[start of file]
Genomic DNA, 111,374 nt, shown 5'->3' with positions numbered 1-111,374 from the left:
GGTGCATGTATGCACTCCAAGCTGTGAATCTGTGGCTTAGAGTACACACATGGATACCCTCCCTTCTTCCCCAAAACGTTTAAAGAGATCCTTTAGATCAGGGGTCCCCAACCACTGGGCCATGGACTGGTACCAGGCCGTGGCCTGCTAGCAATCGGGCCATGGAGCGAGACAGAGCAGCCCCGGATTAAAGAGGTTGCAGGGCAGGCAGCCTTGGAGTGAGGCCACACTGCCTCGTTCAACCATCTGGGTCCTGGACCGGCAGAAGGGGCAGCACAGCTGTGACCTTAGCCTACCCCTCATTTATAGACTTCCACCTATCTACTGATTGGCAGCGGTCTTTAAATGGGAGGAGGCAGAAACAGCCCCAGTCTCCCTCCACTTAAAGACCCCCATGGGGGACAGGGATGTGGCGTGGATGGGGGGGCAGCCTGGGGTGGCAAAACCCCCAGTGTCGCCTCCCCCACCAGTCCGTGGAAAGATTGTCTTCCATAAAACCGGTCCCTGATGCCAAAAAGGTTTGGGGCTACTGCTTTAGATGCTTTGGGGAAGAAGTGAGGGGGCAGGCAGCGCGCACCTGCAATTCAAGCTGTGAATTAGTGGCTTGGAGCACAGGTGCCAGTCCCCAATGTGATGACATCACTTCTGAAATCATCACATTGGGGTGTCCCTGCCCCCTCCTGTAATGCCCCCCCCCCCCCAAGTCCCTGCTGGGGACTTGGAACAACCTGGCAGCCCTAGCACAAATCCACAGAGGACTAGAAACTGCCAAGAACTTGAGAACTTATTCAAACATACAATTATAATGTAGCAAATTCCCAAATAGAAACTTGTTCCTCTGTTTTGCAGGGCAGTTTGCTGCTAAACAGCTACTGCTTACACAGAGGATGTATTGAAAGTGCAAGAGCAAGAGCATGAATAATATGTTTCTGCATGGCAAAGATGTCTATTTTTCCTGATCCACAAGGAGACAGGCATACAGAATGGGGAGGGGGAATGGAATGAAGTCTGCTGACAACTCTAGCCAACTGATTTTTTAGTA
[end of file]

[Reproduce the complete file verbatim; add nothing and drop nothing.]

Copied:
Genomic DNA, 111,374 nt, shown 5'->3' with positions numbered 1-111,374 from the left:
GGTGCATGTATGCACTCCAAGCTGTGAATCTGTGGCTTAGAGTACACACATGGATACCCTCCCTTCTTCCCCAAAACGTTTAAAGAGATCCTTTAGATCAGGGGTCCCCAACCACTGGGCCATGGACTGGTACCAGGCCGTGGCCTGCTAGCAATCGGGCCATGGAGCGAGACAGAGCAGCCCCGGATTAAAGAGGTTGCAGGGCAGGCAGCCTTGGAGTGAGGCCACACTGCCTCGTTCAACCATCTGGGTCCTGGACCGGCAGAAGGGGCAGCACAGCTGTGACCTTAGCCTACCCCTCATTTATAGACTTCCACCTATCTACTGATTGGCAGCGGTCTTTAAATGGGAGGAGGCAGAAACAGCCCCAGTCTCCCTCCACTTAAAGACCCCCATGGGGGACAGGGATGTGGCGTGGATGGGGGGGCAGCCTGGGGTGGCAAAACCCCCAGTGTCGCCTCCCCCACCAGTCCGTGGAAAGATTGTCTTCCATAAAACCGGTCCCTGATGCCAAAAAGGTTTGGGGCTACTGCTTTAGATGCTTTGGGGAAGAAGTGAGGGGGCAGGCAGCGCGCACCTGCAATTCAAGCTGTGAATTAGTGGCTTGGAGCACAGGTGCCAGTCCCCAATGTGATGACATCACTTCTGAAATCATCACATTGGGGTGTCCCTGCCCCCTCCTGTAATGCCCCCCCCCCCCCAAGTCCCTGCTGGGGACTTGGAACAACCTGGCAGCCCTAGCACAAATCCACAGAGGACTAGAAACTGCCAAGAACTTGAGAACTTATTCAAACATACAATTATAATGTAGCAAATTCCCAAATAGAAACTTGTTCCTCTGTTTTGCAGGGCAGTTTGCTGCTAAACAGCTACTGCTTACACAGAGGATGTATTGAAAGTGCAAGAGCAAGAGCATGAATAATATGTTTCTGCATGGCAAAGATGTCTATTTTTCCTGATCCACAAGGAGACAGGCATACAGAATGGGGAGGGGGAATGGAATGAAGTCTGCTGACAACTCTAGCCAACTGATTTTTTAGTA